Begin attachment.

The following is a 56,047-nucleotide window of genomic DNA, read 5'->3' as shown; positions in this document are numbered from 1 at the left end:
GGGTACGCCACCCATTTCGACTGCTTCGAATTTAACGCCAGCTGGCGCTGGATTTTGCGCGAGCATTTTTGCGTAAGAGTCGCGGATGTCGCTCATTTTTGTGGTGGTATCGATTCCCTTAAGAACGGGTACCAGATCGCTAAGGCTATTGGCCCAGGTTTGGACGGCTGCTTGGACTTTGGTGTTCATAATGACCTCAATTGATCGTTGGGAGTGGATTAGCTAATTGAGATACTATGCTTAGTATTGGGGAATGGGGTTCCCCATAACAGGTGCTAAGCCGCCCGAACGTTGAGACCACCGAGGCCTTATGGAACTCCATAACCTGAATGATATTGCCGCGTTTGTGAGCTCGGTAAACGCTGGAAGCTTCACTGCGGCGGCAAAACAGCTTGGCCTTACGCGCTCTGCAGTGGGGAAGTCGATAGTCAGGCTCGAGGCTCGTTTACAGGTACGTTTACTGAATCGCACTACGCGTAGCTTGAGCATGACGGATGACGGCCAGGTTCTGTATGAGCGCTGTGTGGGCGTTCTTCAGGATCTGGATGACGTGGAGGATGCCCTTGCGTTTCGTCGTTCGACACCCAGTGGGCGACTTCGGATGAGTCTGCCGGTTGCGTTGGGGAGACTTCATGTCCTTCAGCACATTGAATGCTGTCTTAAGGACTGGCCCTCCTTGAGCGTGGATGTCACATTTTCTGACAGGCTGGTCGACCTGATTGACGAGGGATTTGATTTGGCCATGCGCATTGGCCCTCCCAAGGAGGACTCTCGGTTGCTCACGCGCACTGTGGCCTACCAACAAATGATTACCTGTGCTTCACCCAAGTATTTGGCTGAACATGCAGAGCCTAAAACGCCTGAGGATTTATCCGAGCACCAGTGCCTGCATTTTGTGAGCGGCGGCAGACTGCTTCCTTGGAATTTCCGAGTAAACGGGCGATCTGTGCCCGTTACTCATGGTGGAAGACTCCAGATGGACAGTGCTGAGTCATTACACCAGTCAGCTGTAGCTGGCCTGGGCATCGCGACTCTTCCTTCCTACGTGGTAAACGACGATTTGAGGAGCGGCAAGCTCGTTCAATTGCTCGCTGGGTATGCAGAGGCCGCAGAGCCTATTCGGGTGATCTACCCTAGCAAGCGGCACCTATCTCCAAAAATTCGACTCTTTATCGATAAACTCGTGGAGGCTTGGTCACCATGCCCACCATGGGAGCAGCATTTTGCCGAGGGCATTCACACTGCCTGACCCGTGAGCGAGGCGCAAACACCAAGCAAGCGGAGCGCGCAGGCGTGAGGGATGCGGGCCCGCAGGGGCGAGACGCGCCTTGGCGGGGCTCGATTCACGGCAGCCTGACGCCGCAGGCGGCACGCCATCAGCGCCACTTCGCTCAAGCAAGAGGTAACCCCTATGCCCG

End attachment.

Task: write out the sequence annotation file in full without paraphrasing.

The following is a 56,047-nucleotide window of genomic DNA, read 5'->3' as shown; positions in this document are numbered from 1 at the left end:
GGGTACGCCACCCATTTCGACTGCTTCGAATTTAACGCCAGCTGGCGCTGGATTTTGCGCGAGCATTTTTGCGTAAGAGTCGCGGATGTCGCTCATTTTTGTGGTGGTATCGATTCCCTTAAGAACGGGTACCAGATCGCTAAGGCTATTGGCCCAGGTTTGGACGGCTGCTTGGACTTTGGTGTTCATAATGACCTCAATTGATCGTTGGGAGTGGATTAGCTAATTGAGATACTATGCTTAGTATTGGGGAATGGGGTTCCCCATAACAGGTGCTAAGCCGCCCGAACGTTGAGACCACCGAGGCCTTATGGAACTCCATAACCTGAATGATATTGCCGCGTTTGTGAGCTCGGTAAACGCTGGAAGCTTCACTGCGGCGGCAAAACAGCTTGGCCTTACGCGCTCTGCAGTGGGGAAGTCGATAGTCAGGCTCGAGGCTCGTTTACAGGTACGTTTACTGAATCGCACTACGCGTAGCTTGAGCATGACGGATGACGGCCAGGTTCTGTATGAGCGCTGTGTGGGCGTTCTTCAGGATCTGGATGACGTGGAGGATGCCCTTGCGTTTCGTCGTTCGACACCCAGTGGGCGACTTCGGATGAGTCTGCCGGTTGCGTTGGGGAGACTTCATGTCCTTCAGCACATTGAATGCTGTCTTAAGGACTGGCCCTCCTTGAGCGTGGATGTCACATTTTCTGACAGGCTGGTCGACCTGATTGACGAGGGATTTGATTTGGCCATGCGCATTGGCCCTCCCAAGGAGGACTCTCGGTTGCTCACGCGCACTGTGGCCTACCAACAAATGATTACCTGTGCTTCACCCAAGTATTTGGCTGAACATGCAGAGCCTAAAACGCCTGAGGATTTATCCGAGCACCAGTGCCTGCATTTTGTGAGCGGCGGCAGACTGCTTCCTTGGAATTTCCGAGTAAACGGGCGATCTGTGCCCGTTACTCATGGTGGAAGACTCCAGATGGACAGTGCTGAGTCATTACACCAGTCAGCTGTAGCTGGCCTGGGCATCGCGACTCTTCCTTCCTACGTGGTAAACGACGATTTGAGGAGCGGCAAGCTCGTTCAATTGCTCGCTGGGTATGCAGAGGCCGCAGAGCCTATTCGGGTGATCTACCCTAGCAAGCGGCACCTATCTCCAAAAATTCGACTCTTTATCGATAAACTCGTGGAGGCTTGGTCACCATGCCCACCATGGGAGCAGCATTTTGCCGAGGGCATTCACACTGCCTGACCCGTGAGCGAGGCGCAAACACCAAGCAAGCGGAGCGCGCAGGCGTGAGGGATGCGGGCCCGCAGGGGCGAGACGCGCCTTGGCGGGGCTCGATTCACGGCAGCCTGACGCCGCAGGCGGCACGCCATCAGCGCCACTTCGCTCAAGCAAGAGGTAACCCCTATGCCCG